Taking a cue from some of the responses to last week’s Literary Book Blog, I pulled my copy of Erik Larson’s The Devil in the White City off the shelf and started reading. I won’t belabor a point which has been made on numerous blogs this past week: this book is extraordinarily well-written and fits the category of literary non-fiction as well as any book I can think of. It’s a non-fiction novel (yes, they exist) and a particularly good one at that.
What caught my attention were the words of Frederick Law Olmsted, the designer of New York’s Central Park and one of the key figures in planning the 1893 World’s Columbian Exposition in Chicago. Being a landscape designer, Olmsted was concerned with far more than just shrubberies and flower beds. His vision for the Exposition was one of unity or, as he put it, ‘becomingness.’
…the grounds, with all it carries, before, between, and behind the buildings, however dressed with turf, or bedecked with flowers, shrubs or trees, fountains, statues, bric-a-brac, and objects of art, should be one in unity of design with the buildings; should set off the buildings and should be set off, in a manner of light and shadow and tone, by the buildings.
It was a vision of beauty, set against the majestic backdrop of Lake Michigan. It’s a vision which, judging from paintings and photographs of the event, was largely achieved.
If Olmsted had had the chance to roam about the modern incarnation of the 1893 World’s Fair, I’m fairly certain he would have fallen immediately into one of his periodic episodes of utter depression. The designers, as they were, of the 2010 Shanghai World Expo seemed to have taken Olmsted’s vision and done the exact opposite. If there was any type of unifying theme, it seemed to be “Tacky Buildings on a Crowded Parking Lot.” Certainly, some of the buildings were, in and of themselves, impressive (especially Britian’s ‘Porcupine’ pavilion and China’s ‘Reverse Pagoda’ behemoth). However, there was no congruity, no sense of Olmsted’s “becomingness.” All the Shanghai Expo ‘became’ was a crowded, schizophrenic architectural mess.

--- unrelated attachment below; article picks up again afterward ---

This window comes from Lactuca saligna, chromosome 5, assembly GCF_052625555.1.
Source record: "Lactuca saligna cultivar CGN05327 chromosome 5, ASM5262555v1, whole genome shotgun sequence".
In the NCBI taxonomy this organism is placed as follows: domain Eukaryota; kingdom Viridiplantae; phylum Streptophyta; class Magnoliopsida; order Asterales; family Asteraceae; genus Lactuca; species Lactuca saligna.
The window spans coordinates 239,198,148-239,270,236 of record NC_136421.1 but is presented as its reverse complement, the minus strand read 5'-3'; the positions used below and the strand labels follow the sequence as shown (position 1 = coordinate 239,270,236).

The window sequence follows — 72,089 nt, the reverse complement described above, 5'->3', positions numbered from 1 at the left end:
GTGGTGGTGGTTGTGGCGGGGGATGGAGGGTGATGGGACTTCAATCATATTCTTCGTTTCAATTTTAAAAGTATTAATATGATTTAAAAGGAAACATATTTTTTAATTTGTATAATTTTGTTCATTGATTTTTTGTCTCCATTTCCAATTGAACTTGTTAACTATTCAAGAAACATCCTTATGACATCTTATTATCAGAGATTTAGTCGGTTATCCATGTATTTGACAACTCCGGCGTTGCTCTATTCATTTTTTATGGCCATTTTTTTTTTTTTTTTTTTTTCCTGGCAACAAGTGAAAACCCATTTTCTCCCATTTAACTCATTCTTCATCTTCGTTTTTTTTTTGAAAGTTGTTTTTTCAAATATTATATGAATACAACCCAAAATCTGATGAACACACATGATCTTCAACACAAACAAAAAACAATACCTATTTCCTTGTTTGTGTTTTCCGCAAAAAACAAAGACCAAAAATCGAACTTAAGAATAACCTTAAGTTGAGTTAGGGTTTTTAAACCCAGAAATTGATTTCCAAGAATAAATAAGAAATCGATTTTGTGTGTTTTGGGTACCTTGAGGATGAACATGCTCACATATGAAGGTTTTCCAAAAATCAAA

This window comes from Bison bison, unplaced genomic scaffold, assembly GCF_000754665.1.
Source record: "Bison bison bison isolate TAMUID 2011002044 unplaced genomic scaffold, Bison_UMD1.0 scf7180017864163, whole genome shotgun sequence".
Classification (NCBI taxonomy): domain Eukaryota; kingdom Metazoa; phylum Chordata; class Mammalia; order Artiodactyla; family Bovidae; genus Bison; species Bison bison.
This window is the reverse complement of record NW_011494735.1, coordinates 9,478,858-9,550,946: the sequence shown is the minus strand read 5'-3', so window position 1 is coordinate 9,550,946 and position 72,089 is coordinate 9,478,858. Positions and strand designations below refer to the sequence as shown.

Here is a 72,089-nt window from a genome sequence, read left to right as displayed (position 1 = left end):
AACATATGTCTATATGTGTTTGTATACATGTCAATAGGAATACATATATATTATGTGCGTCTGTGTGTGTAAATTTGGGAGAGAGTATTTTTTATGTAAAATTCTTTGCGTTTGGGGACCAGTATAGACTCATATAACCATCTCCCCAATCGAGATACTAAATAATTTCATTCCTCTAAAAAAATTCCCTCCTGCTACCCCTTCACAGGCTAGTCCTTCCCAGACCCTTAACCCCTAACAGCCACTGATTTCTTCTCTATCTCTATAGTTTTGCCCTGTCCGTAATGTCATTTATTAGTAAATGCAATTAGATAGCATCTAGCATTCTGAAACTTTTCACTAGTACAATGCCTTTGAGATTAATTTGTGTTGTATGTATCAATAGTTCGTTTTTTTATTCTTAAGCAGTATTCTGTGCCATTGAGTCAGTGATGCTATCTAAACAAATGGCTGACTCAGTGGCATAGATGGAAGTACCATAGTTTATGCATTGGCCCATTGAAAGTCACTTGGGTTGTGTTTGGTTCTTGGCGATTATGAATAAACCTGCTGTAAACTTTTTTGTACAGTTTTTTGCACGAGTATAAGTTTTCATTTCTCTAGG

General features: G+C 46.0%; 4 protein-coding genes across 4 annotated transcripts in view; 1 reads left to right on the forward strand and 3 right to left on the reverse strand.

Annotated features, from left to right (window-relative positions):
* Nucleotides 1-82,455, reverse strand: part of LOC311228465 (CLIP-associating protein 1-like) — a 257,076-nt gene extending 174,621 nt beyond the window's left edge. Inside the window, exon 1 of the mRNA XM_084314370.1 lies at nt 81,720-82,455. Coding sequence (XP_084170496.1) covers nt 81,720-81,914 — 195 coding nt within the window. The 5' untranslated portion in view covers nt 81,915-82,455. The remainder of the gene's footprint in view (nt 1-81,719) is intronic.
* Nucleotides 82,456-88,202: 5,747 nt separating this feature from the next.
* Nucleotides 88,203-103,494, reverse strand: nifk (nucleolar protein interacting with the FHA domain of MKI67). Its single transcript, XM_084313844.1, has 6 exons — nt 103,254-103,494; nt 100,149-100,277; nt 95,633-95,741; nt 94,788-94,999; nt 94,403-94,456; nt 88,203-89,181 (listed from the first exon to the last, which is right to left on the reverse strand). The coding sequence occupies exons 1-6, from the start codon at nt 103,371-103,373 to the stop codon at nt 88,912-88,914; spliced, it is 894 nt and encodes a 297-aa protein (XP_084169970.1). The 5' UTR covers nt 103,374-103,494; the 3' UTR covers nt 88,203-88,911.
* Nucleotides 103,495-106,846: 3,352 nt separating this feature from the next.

Reading Larson’s book, the final result of Olmsted’s (and other’s) vision is conjured up in the reader’s mind cloaked in such grand majesty. It’s incredibly disappointing that no such vision or foresight seems to exist today for events such as these. This is not specifically a dig at China (although there is plenty to pick at in their planning and execution of the 2010 Expo). Many modern events in many countries seem to project this overwhelming disjointedness. There’s no majesty, no elegance, only in-your-face shock-and-awe bluntness. In the case of the 2010 Expo, a thousand buildings, some breathtaking, others tacky, but each one screaming for a moment of the passerby’s attention irregardless of its surroundings.
Larson tells a story which epitomizes this difference in sensibilities between the past and the present. The chief architects for the 1893 World’s Columbian Exposition have all gathered to present their visions of the Exposition’s main structures to the Grounds and Buildings Committee. As each architect stands up and shows his (they were all men; this was 1893) drawings to the room, the gasps are audible. Each is grander than the one before. George Post, one of the preeminent architects of the age, stands up and presents what is to be the largest building ever constructed. His Manufacturer’s and Liberal Art’s building will contain enough steel for two Brooklyn Bridges, contain twelve elevators, and rise 220 feet (an incredible height for that age). Post goes further than this – he proposes to top the building with a 450-foot dome, making it the tallest building in the world. There is a murmur among the gathered group. Impressive, certainly, perhaps a bit too impressive. According to Larson, Post understands at once that the dome would “disrupt the harmony of the other structures on the main court.” Quietly and voluntarily, he tells the assembled group “I don’t think I shall advocate that dome; I shall probably modify the building.”
This is the reason why the 1893 World’s Fair was such a spectacular event and why writers like Larson can write such brilliant books about it. Unlike fiction, non-fiction writers suffer under the constraints of reality. If the World’s Columbian Exposition wasn’t an awe-inspiring event, even the most talented of non-fiction writers would not be able portray it as such.
History may prove me wrong, but I have a hard time imaging any future non-fiction extolling the majesty of the 2010 Shanghai Expo.